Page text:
Andrew Donohue, SEC Chief of Staff, recently commented on what a person needs in order to be a competent CCO; he identified nine things. The overarching theme from this list is experience. According to Donahue, in no particular order, a CCO must:

  1. Have a “first hand knowledge” of the regulatory environment.
  2. Have a detailed understanding of the firm, its operations and structure.CEO tree
  3. Be able to readily identify conflicts of interest, report and resolve them.
  4. Have an understanding of the firm’s business model, including knowledge of firm available products and their profitability.
  5. Have an understanding of the compliance and technology platforms at the firm.
  6. Have an understanding of the firm policies and procedures, including how the firm deploys and monitors them.
  7. Have an understanding of the applicable markets in which the firm transacts business.
  8. Have the ability to create an atmosphere that puts the client first.
  9. Have an ability to identify firm gaps and to determine what needs to be done to resolve those gaps.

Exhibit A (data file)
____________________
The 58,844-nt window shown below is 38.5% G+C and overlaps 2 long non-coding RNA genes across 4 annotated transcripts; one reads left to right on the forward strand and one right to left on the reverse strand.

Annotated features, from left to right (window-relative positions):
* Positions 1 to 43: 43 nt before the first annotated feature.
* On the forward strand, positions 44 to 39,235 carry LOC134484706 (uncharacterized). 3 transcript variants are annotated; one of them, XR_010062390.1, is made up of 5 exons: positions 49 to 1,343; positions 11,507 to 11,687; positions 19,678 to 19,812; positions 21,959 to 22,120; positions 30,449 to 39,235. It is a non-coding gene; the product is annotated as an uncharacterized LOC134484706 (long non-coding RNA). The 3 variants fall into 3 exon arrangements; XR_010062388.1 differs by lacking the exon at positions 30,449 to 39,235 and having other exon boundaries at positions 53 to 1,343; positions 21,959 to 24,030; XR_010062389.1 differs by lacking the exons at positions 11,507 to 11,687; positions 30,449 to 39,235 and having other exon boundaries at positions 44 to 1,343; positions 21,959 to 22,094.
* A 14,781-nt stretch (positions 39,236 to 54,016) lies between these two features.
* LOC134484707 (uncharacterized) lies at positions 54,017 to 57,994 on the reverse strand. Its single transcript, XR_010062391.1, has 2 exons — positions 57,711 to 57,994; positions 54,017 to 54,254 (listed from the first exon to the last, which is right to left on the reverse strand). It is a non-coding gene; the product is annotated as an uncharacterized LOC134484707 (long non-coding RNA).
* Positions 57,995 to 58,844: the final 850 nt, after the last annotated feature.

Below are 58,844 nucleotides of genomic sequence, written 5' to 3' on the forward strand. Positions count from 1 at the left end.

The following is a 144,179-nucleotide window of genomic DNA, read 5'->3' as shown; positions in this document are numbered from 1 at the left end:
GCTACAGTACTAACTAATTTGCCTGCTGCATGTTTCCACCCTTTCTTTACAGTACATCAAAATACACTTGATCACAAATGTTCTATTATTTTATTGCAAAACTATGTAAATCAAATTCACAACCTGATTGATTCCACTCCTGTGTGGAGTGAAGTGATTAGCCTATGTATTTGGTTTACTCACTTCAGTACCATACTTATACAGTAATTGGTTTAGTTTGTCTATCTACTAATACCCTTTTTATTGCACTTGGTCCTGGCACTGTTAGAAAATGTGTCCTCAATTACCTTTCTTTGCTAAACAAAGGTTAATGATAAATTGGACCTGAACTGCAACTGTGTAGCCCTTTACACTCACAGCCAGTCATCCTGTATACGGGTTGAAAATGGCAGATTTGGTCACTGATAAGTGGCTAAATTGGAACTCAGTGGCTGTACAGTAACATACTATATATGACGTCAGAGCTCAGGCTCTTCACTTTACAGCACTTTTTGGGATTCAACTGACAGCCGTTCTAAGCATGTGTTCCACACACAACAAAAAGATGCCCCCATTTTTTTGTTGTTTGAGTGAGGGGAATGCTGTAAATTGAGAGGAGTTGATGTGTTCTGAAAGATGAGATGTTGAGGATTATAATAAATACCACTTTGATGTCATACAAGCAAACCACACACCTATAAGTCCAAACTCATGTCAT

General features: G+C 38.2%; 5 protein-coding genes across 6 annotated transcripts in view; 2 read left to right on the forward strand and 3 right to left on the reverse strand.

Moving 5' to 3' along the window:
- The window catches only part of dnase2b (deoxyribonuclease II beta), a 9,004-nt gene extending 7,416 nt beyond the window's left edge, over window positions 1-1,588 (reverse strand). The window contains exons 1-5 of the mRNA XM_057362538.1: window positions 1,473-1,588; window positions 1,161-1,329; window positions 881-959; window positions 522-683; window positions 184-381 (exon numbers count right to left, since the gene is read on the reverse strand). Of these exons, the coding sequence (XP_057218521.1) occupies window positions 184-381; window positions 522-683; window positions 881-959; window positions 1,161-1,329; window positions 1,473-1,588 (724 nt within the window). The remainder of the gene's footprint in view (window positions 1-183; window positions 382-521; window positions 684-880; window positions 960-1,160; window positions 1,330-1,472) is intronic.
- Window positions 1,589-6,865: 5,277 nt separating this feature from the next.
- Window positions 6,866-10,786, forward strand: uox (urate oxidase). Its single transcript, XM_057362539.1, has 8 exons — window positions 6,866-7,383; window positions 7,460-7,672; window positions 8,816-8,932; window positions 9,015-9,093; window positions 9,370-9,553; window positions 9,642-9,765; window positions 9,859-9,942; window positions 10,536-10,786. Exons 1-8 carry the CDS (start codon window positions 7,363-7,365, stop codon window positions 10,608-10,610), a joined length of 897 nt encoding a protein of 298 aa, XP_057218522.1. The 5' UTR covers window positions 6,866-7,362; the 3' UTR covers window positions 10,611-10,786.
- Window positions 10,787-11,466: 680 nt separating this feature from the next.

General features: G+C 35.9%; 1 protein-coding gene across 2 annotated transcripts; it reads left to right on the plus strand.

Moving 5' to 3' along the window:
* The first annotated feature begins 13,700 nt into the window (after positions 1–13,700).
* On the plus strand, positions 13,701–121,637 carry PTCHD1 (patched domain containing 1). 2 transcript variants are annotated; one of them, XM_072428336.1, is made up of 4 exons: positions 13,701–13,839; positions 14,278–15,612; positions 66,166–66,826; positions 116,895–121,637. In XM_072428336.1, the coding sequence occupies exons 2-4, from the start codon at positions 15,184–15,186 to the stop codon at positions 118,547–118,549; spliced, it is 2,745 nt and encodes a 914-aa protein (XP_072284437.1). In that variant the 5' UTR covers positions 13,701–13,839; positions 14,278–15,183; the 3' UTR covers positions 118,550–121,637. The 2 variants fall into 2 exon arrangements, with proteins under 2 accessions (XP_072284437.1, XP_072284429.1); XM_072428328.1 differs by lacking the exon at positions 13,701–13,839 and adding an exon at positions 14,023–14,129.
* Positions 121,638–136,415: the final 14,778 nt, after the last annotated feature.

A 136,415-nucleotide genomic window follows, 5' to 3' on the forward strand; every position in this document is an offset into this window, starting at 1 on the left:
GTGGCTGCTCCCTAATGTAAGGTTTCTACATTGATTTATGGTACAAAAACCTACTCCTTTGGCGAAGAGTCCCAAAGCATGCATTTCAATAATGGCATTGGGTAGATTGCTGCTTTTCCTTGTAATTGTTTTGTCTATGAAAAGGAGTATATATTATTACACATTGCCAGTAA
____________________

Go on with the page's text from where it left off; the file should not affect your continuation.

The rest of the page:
The key takeaway is that firms must hire those who have a highly developed skill set in the industry. By having such a skill set, that person will be best able to understand the firm and to create policies and procedures to best serve the firm and its clients. This explains why firms typically handle former regulators to serve as CCO.

Depending on the size of the firm, the CCO should have some staff who can learn the ropes so to speak and be able to assist the CCO in carrying out his/her duties. With data security and elder issues garnering ever increasing attention from the SEC and FINRA, having people with honed subject matter skill sets can only make the CCO that much more effective.

Stated another way, don’t go cheap when it comes to hiring your CCO and his/her staff. Those people may ultimately save the firm from regulatory purgatory and civil liability.